The tables are turning

The internet already allows for zero cost content distribution to large amounts of people with technologies like BitTorrent.

As the time goes by, labels will be lucky if they’re still getting artists signed, sites like Bandcamp and YouTube empower artists to go directly to their fans.

The tools at hand no longer create barriers for non popular genres to reach their audiences, the adoption and advance of smartphones and mobile networks will make it even easier to distribute content to your fans, right to the palm of their hand.

I believe the long tail of music taste is a far bigger market than the one the big labels have been focused on all these years, and that long tail is very reachable today by anybody with internet access (which is starting to spread massively on mobile devices).

When most content creators in the planet realize this, the attention of file sharers will be scarce and I think it will come to a point on which they’ll be willing to pay to reach the very audiences that will care about their work, at that point they will pay to share (think Google Adwords for content). Relevant discovery and recommendation tools are be very important for the massive amount of independent content being created every day.

Bands already want to share, Creative Commons licenses are here to show us what copyright should be like on the internet, The tables are turning and the channels are here and getting better and better.

Now extrapolate to every form of content.

Netflix Streaming vs Broadcast TV

Netflix is the company that fixed the annoying rules of movie rentals, you make a queue of movies you want to see, and then they’re delivered in batches of 1,3 or more movies depending on how much you pay every month, you can then keep the movies all you want since there are no late-return fees.

This article is about why I think they will be the real winners of Internet Video, with a different business model than the free/ad based approach of Hulu and Joost.

Their current business model
I’ll attempt to disect their current business model, which has proven to work, they now have over 8 million subscribers and a catalog of over 100,000 movies, revenues of over $1.2 billion, and a net income of $66.9 million last year.

But the goal has always been to deliver the movies instantly, the technology wasn’t there, but now it seems to be here, and probably it’s also gotten to the point that the bandwidth of delivering a movie is cheaper than the associated current costs of delivering a real DVD to your door.

Being a customer for many years, I can guess some of the costs involved per movie are:

  • Custom Envelopes (which also make money cause they add advertisement in them)
  • Employee Processing costs (cataloging, putting cds in envelopes, receiving CDs in envelopes)
  • Shipping costs (at least $0.47 for USPS)
  • Replacing costs (many DVDs break, scratch, and get stolen, boy have I gotten my DVDs stolen)
  • Royalties costs (no clue, but they must be there)

Somehow, Reed Hastings and his team figured out a way to make money after these costs, maybe from the people that pay every month who don’t really have the time to watch 12 or more movies a week.

Let’s do the actual numbers to get the average customer price.

$1,200,000,000 revenues /8,000,000 subscribers = $150 a year avg. revenue per subscriber

$150/12 months = $12.5 avg. subscriber monthly rev.


$66,900,000 net income / 8,000,000 subscribers = $8.36 a year avg. cost per subscriber

$8.36 / 12 months = $0.7 avg. subscriber monthly rev.

If we substract the net income from the revenue, we’ll get the average costs monthly per user, that’s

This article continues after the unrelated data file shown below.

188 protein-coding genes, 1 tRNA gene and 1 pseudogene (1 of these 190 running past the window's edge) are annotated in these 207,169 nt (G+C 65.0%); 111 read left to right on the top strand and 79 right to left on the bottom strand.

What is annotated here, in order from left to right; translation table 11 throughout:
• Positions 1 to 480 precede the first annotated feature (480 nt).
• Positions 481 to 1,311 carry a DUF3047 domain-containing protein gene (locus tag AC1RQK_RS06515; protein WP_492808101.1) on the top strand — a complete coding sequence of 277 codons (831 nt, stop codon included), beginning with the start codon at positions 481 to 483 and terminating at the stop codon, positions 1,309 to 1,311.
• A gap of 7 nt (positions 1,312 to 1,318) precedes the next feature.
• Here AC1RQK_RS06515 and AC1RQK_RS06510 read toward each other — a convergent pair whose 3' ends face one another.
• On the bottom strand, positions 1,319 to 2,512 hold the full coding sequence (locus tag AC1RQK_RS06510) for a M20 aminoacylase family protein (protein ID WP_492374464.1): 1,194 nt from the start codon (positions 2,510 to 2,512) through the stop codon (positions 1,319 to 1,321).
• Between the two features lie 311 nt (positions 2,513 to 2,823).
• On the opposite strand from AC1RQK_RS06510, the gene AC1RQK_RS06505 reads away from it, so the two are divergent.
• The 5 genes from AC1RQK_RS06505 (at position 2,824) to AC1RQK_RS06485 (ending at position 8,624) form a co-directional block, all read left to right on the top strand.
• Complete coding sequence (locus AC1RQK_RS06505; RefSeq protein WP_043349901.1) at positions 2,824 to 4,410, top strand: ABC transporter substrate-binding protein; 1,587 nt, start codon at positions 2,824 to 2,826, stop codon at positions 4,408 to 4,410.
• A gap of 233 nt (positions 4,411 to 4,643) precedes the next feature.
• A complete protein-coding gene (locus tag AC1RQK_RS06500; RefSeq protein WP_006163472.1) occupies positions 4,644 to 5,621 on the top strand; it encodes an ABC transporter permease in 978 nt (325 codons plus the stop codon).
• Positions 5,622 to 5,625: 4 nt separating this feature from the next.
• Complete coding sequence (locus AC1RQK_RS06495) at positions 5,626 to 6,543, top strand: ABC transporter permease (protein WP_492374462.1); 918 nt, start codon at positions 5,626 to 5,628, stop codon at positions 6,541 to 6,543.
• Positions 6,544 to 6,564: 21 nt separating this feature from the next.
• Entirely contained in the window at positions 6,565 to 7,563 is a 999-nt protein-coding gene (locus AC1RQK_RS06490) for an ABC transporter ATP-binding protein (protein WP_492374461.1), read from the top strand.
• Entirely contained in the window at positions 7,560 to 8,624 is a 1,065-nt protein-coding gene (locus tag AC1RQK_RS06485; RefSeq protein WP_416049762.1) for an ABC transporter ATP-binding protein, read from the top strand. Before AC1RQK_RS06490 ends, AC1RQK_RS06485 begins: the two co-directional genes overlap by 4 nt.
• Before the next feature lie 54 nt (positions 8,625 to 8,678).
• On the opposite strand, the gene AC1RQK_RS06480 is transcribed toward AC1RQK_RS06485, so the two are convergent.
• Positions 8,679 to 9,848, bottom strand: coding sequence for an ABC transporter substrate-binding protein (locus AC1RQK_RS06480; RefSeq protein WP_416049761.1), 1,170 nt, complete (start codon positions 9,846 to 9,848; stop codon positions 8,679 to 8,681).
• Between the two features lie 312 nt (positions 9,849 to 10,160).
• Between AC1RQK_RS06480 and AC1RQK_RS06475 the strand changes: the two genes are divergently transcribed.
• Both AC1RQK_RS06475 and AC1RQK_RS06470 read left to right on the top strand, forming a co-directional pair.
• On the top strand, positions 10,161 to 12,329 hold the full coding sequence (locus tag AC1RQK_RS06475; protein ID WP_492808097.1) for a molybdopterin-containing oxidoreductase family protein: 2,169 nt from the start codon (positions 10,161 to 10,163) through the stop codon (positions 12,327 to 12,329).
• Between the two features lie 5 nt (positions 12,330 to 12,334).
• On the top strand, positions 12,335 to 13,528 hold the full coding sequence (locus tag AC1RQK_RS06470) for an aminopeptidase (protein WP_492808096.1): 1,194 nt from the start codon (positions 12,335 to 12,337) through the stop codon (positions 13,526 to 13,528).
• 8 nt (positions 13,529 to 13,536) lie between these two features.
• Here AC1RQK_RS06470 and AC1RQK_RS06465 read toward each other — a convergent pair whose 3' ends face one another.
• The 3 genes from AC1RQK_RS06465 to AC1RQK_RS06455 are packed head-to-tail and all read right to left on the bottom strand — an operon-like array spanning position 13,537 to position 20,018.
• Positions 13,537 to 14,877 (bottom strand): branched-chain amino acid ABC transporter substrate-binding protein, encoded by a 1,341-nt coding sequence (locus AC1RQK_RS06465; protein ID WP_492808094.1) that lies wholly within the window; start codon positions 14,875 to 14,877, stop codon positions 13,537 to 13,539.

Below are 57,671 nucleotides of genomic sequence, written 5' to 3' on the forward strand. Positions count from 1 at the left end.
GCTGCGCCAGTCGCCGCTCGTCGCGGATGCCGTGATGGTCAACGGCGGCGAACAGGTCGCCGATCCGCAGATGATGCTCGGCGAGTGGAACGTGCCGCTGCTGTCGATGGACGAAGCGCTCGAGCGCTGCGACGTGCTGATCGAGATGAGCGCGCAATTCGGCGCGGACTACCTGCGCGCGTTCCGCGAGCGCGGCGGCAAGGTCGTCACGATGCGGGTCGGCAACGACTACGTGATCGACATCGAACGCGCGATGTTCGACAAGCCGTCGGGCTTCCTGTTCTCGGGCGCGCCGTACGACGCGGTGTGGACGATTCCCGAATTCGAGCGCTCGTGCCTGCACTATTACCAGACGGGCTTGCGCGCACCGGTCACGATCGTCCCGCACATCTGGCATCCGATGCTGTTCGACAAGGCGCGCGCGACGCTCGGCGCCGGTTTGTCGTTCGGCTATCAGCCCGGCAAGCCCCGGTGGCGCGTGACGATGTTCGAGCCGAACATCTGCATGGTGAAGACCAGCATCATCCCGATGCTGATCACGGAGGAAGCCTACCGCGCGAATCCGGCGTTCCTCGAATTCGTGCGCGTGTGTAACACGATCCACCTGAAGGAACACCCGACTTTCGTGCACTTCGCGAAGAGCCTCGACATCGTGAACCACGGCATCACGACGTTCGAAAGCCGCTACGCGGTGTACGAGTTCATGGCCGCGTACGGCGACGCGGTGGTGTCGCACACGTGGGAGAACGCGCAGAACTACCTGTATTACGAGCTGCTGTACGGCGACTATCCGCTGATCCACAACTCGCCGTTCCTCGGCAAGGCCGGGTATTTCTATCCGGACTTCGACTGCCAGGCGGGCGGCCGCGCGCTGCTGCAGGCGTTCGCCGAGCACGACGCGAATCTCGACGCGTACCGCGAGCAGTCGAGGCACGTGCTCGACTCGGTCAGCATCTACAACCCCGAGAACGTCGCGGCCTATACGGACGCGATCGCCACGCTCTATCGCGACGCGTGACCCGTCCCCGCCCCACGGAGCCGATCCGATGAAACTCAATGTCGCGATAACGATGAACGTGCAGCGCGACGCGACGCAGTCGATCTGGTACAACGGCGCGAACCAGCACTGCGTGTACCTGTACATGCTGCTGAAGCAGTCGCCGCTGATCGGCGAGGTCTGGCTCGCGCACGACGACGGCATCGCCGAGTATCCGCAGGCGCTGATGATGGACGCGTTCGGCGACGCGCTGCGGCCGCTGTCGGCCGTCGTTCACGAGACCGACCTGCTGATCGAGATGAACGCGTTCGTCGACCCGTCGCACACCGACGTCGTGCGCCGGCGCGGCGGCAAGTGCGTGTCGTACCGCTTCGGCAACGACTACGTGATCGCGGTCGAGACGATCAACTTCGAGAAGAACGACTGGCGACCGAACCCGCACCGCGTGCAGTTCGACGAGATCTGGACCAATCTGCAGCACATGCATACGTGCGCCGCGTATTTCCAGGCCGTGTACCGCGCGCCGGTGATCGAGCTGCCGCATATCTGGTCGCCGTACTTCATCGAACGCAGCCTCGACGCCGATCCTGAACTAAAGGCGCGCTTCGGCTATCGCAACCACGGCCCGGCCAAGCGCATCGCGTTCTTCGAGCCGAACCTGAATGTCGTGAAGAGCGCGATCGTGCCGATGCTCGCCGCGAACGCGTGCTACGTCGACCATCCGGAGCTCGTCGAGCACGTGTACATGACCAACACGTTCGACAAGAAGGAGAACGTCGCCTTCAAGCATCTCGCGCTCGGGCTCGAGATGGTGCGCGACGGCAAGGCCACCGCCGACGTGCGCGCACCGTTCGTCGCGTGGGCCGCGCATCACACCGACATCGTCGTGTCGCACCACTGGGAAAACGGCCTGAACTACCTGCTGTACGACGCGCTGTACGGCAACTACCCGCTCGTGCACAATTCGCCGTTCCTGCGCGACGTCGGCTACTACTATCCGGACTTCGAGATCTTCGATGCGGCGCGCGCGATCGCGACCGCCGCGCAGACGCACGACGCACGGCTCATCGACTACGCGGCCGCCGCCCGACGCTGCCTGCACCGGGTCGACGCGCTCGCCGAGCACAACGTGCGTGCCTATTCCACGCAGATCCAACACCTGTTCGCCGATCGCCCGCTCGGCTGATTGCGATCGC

$11.8 a month, in costs.

Estimated Cost Per Movie (Now, CDs shipped)
The company ships on average, 1.9 million discs a day, that’s 57 million discs a month. They have 8 million users, that makes the average user watch around 7 movies a month. (I watch at least 3 a week, that’s 12 movies a month, 3 times more than the average user).

So, let’s say the average subscriber watches only 3 movies per week, that’s at least 12 movies every month. We grab those $11.8 and divide it by 12 movies

Average Cost per Movie $11.8/7.125 movies monthly = $1.65

The Online Business Model

Netflix has understood that the key to evolution on the TV/Movie business does not lie on the browser, it’s right there on the TV Room where we have been trained to sit and be entertained for hours. Only us early adopters, or people with no TV really have the adaptation capabilities to watch content on our computer screens, or we know that we need an HDMI cable and can do the whole setup to get our computers to play video on the living room.

This means the audiences for video on the internet are considerably smaller (Today) than those of TV, the best way to put it is by grabbing the numbers of the biggest internet video audience so far, The 2008 summer olympics… they only generated $6 million in ads, vs $1 BILLION that the broadcast generated… why? cause the big audience lies right there in the confort of the Living Room, or wherever you have your tv.

Netflix knows that there’s a great deal of people that have:
– TiVO
– XBox
– Other video game consoles

They made a first step when they came out with the RoKU, their own way of putting Netflix on a box in your living room. They’re cutting out deals with Samsung to put the same technology on Blu-ray players.

They will come out this Nov. 19th on the revamped Xbox Live which sits already on 10 million households with XBox Live Gold Subscriptions. I already have a Netflix subscription, but my guess is that at least 4 million of those 10 million XBox live subscribers don’t have it, and they will be tempted to subscribe. If Microsoft and Netflix are smart, they will allow those users to give it a try, and once they see the benefits, those $9.99 will be worth their while.

Xbox Live gets to keep the user base that’s doubting if its time to buy that PS3 and toss the subscription. Netflix on the other hand will almost double it’s customer base, if it manages to convince 1/2 of Xbox Live subscribers to give this a try.

(I wonder where Boxee stands in all this, they could also cut a deal with Netflix if they amass a millions of users at some point, although they seem to be doing something with Apple, and this would compete against the Apple Store per per view model, which BLOWS!)

At what price?

Here’s where the analysis gets tough. Microsoft has huge infrastructure, and Netflix just announced another partnership with TiVO (see, they know the war is won in your living room), but someone has to pay for all this bandwidth.

Engadget also confirmed that their streaming quality will be nothing but HD! (only 300 titles to start though)

So we estimated that currently netflix has about an average cost $1.65 per movie shipped (might be less if the average user watches less than 12 movies a month) and we see that bandwidth costs are dropping. Let’s take Amazon EC3 (which is expensive to me, given we can do it at a much lower price at